·        Jackson2JsonRedisSerializer —Serializes objects to JSON using Jackson 2

·        JdkSerializationRedisSerializer —Uses Java serialization

·        OxmSerializer —Serializes using marshalers and unmarshalers from Spring’s O/X mapping, for XML serialization

·        StringRedisSerializer —Serializes String keys and values

All of these serializers implement the RedisSerializer interface, so if there’s not one to suit your needs, you can always create your own serializer.

RedisTemplate uses JdkSerializationRedisSerializer, which means that keys and values are serialized through Java. As you might expect, StringRedisTemplate uses StringRedisSerializer by default, essentially converting the String values to and from byte arrays. These defaults are suitable for many cases, but you may find it helpful to plug in a different serializer.

For example, suppose that when using RedisTemplate, you want to serialize Product values to JSON with String keys. The setKeySerializer() and setValue-Serializer() methods of RedisTemplate are what you need:


public RedisTemplate<String, Product>

       redisTemplate(RedisConnectionFactory cf) {

  RedisTemplate<String, Product> redis =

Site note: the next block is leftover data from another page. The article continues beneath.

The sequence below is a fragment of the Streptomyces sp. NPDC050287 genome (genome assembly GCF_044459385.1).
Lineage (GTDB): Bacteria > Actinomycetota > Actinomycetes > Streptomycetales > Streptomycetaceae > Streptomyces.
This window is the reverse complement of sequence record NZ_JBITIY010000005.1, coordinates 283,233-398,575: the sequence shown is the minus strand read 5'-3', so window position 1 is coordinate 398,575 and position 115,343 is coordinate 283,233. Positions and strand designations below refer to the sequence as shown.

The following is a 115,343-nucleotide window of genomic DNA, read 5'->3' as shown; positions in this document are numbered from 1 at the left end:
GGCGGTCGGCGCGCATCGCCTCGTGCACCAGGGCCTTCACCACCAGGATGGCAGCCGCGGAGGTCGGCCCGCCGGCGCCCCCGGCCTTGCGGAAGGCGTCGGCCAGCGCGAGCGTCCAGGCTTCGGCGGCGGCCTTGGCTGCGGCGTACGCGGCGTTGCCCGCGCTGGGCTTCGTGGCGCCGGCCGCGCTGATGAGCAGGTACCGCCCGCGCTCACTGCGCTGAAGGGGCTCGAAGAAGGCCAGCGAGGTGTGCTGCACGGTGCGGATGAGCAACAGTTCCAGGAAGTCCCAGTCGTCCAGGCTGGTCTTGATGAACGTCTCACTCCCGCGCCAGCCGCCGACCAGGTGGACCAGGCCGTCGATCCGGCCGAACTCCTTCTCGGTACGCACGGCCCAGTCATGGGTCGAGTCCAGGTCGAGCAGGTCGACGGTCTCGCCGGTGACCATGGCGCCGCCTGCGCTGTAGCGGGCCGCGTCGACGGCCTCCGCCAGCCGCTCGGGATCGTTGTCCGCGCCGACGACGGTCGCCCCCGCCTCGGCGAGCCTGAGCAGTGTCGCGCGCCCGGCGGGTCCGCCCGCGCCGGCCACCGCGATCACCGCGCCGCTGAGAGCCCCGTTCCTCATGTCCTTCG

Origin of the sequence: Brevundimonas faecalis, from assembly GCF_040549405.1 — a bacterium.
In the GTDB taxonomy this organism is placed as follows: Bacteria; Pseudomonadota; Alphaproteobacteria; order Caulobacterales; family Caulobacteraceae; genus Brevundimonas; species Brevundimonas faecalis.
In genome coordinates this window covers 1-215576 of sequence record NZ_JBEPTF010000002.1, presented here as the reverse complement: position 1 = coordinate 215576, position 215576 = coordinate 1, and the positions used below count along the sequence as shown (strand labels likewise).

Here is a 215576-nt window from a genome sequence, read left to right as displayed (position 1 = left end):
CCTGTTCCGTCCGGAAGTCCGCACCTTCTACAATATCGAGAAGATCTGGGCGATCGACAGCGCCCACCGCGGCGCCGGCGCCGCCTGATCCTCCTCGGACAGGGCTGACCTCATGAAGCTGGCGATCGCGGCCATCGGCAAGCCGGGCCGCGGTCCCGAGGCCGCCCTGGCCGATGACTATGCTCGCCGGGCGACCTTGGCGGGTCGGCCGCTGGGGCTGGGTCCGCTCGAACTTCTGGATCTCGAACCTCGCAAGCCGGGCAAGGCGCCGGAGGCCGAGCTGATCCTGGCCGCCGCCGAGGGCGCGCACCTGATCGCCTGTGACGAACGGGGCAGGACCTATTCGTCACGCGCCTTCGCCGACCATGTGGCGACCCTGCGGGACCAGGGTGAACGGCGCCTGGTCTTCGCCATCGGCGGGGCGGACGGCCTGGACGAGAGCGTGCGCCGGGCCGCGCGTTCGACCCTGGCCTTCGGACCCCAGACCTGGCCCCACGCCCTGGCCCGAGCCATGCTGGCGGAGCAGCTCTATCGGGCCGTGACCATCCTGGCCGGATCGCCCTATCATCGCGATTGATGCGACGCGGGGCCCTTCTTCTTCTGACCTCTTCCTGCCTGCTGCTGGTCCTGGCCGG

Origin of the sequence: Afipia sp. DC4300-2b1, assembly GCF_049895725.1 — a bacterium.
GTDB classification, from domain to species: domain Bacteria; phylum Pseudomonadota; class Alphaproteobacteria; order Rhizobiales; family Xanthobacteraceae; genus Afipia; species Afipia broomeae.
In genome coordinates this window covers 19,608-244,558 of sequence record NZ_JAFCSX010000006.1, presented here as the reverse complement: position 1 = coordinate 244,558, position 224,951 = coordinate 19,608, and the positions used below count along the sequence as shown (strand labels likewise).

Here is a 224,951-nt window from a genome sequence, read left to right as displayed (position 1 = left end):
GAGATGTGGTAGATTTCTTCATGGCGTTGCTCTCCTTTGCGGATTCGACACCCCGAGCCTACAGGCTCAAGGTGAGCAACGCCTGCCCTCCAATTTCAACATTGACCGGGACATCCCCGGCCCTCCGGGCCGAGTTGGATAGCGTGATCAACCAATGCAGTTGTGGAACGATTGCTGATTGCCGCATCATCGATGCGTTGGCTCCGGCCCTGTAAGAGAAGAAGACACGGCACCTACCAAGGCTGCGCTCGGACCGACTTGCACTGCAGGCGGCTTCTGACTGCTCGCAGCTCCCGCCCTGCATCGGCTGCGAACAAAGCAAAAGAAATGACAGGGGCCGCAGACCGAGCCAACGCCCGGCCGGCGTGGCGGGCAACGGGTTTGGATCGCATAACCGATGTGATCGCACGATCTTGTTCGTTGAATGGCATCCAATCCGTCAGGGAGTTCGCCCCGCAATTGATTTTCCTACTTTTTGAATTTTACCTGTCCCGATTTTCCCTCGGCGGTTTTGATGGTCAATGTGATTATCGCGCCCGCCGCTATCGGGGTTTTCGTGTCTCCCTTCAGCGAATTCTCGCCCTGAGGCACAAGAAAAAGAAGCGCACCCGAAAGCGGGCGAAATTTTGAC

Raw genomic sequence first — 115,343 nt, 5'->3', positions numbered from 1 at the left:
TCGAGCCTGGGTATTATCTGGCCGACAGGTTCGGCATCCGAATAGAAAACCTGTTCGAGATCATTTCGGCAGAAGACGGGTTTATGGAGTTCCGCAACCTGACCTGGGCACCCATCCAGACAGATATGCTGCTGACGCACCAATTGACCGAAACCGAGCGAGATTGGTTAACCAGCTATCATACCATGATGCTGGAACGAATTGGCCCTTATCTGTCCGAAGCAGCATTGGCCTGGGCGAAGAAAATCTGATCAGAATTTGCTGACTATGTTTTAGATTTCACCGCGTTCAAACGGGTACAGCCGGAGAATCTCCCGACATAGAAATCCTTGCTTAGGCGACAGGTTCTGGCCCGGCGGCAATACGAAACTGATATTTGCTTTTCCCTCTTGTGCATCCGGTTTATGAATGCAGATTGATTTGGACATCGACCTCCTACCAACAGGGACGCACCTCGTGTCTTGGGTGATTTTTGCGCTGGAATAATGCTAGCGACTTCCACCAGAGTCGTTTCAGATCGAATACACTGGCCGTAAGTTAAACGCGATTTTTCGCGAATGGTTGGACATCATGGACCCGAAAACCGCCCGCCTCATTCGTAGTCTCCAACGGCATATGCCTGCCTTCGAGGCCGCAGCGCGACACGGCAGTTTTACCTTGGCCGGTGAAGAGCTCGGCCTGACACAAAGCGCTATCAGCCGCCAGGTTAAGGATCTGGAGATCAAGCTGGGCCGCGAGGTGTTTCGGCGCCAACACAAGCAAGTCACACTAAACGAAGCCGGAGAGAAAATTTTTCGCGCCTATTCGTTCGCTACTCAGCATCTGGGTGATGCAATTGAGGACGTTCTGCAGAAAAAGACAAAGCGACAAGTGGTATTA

new RedisTemplate<String, Product>();


  redis.setKeySerializer(new StringRedisSerializer());


      new Jackson2JsonRedisSerializer<Product>(Product.class));

  return redis;


Here, you set RedisTemplate to always use StringRedisSerializer when serializing key values. You also specify that it should use Jackson2JsonRedisSerializer only when serializing Product values.

12.4. Summary

Gone are the days when the only choice for data persistence was a relational database. Now there are several different kinds of databases, each representing data in different forms and offering capabilities to suit a variety of domain models. The Spring Data project enables developers to use these databases in their Spring applications and to use abstractions that are reasonably consistent across the various database choices.

In this chapter, we built on what you learned about Spring Data in the previous chapter when using JPA, applying it to the MongoDB document database and the Neo4j graph database. Just like their JPA counterpart, the Spring Data MongoDB and Spring Data Neo4j projects both offer automatic generation of repositories based on interface definitions. Additionally, you saw how to use the annotations provided by the Spring Data projects to map domain types to documents, nodes, and relationships.

Spring Data also enables data to be persisted to the Redis key-value store. Key-value stores are significantly simpler and thus do not require support for automatic repositories or mapping annotations. Nevertheless, Spring Data Redis offers two different template classes for working with the Redis key-value store.

No matter what kind of database you choose, fetching data from the database is a costly operation. In fact, database queries are often the biggest performance bottlenecks in any application. Now that you’ve seen how to store and fetch data from a variety of data sources, let’s look at how to avoid that bottleneck. In the next chapter, you’ll see how to apply declarative caching to prevent unnecessary database fetches.